Albert Frederick Fred Mummery (1855-1895)
Footloose in the Himalaya
In the post-Matterhorn era, things were changing. Until then the accepted wisdom was that no amateur climber could ever hope to match the proficiency of the guide (in the first flush of Darwinian enthusiasm, Alpine Clubber George Wherry even tried to prove that guides had evolved specially adapted feet). By the later stages of the century, however, the view was becoming outmoded and restricted to a few die-hard traditionalists. The new breed of climber would find less need for guides. With most of the major alpine peaks climbed by 1870, he (or she, for more women were at last beginning to enter the alpine arena) was more interested in the way to the summit, rather than the summit itself. This new emphasis on finding and overcoming more sporting ways to the top also encouraged a new sense of self-reliance in the climbers.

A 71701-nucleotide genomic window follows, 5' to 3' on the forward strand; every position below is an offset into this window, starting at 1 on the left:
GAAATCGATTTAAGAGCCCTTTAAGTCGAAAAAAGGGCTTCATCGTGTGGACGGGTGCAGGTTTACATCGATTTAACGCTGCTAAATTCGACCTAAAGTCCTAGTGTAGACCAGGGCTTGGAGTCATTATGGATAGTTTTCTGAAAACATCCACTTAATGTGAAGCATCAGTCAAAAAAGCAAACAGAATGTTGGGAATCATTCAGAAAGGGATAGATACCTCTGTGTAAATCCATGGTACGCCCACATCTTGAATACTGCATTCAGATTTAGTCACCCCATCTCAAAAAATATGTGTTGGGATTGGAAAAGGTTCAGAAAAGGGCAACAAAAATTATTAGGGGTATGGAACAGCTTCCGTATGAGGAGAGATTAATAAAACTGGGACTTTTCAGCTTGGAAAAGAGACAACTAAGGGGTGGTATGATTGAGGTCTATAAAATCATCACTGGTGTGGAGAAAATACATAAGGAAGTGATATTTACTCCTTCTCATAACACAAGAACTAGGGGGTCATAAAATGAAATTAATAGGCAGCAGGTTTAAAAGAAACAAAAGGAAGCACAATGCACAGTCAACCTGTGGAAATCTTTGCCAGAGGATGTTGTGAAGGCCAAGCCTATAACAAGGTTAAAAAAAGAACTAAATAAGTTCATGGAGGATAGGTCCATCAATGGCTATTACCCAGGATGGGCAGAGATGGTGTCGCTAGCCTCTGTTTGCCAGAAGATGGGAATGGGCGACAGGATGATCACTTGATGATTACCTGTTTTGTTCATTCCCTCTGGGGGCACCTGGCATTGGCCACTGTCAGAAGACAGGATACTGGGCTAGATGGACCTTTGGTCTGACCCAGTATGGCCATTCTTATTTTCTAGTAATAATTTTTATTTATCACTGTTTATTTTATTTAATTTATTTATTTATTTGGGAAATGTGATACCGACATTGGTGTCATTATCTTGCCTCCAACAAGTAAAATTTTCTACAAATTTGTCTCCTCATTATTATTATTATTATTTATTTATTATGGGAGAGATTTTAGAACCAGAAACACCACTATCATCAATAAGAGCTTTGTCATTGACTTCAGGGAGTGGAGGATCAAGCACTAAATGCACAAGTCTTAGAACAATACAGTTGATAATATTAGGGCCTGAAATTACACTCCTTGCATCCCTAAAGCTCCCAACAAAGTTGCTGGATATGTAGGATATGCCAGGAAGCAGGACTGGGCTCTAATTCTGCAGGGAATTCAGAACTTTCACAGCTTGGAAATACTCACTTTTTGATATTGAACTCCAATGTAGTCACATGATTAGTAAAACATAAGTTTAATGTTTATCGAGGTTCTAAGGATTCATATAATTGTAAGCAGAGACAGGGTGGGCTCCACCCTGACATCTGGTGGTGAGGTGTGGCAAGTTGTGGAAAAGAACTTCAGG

Typical of the new wave was Fred Mummery, a myopic stooping tannery owner from Dover with a likeable personality and a forceful leading ability on alpine rock and snow.